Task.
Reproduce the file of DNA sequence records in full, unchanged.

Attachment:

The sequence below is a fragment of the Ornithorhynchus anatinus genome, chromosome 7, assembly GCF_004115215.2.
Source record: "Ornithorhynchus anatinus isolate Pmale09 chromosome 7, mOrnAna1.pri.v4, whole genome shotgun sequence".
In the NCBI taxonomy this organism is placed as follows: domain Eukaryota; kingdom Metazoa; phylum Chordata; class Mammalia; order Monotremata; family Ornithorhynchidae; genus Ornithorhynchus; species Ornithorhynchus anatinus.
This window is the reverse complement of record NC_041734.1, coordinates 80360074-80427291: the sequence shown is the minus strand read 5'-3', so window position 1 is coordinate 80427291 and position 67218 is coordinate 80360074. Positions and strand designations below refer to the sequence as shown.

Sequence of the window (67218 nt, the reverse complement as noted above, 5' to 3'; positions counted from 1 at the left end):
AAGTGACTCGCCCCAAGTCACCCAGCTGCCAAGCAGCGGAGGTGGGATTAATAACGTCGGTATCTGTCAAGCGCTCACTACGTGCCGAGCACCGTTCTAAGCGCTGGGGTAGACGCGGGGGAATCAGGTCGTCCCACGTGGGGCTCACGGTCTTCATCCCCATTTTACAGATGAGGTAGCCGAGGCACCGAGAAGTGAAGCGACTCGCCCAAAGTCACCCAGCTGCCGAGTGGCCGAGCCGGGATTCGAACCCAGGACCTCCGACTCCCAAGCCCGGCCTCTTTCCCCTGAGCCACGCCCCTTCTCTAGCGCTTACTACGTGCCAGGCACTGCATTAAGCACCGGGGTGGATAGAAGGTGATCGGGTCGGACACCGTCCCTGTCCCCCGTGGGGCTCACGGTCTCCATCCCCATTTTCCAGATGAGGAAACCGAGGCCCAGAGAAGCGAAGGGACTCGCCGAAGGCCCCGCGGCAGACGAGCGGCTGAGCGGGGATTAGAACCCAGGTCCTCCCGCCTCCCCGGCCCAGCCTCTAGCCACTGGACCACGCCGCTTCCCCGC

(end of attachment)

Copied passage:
The sequence below is a fragment of the Ornithorhynchus anatinus genome, chromosome 7, assembly GCF_004115215.2.
Source record: "Ornithorhynchus anatinus isolate Pmale09 chromosome 7, mOrnAna1.pri.v4, whole genome shotgun sequence".
In the NCBI taxonomy this organism is placed as follows: domain Eukaryota; kingdom Metazoa; phylum Chordata; class Mammalia; order Monotremata; family Ornithorhynchidae; genus Ornithorhynchus; species Ornithorhynchus anatinus.
This window is the reverse complement of record NC_041734.1, coordinates 80360074-80427291: the sequence shown is the minus strand read 5'-3', so window position 1 is coordinate 80427291 and position 67218 is coordinate 80360074. Positions and strand designations below refer to the sequence as shown.

Sequence of the window (67218 nt, the reverse complement as noted above, 5' to 3'; positions counted from 1 at the left end):
AAGTGACTCGCCCCAAGTCACCCAGCTGCCAAGCAGCGGAGGTGGGATTAATAACGTCGGTATCTGTCAAGCGCTCACTACGTGCCGAGCACCGTTCTAAGCGCTGGGGTAGACGCGGGGGAATCAGGTCGTCCCACGTGGGGCTCACGGTCTTCATCCCCATTTTACAGATGAGGTAGCCGAGGCACCGAGAAGTGAAGCGACTCGCCCAAAGTCACCCAGCTGCCGAGTGGCCGAGCCGGGATTCGAACCCAGGACCTCCGACTCCCAAGCCCGGCCTCTTTCCCCTGAGCCACGCCCCTTCTCTAGCGCTTACTACGTGCCAGGCACTGCATTAAGCACCGGGGTGGATAGAAGGTGATCGGGTCGGACACCGTCCCTGTCCCCCGTGGGGCTCACGGTCTCCATCCCCATTTTCCAGATGAGGAAACCGAGGCCCAGAGAAGCGAAGGGACTCGCCGAAGGCCCCGCGGCAGACGAGCGGCTGAGCGGGGATTAGAACCCAGGTCCTCCCGCCTCCCCGGCCCAGCCTCTAGCCACTGGACCACGCCGCTTCCCCGC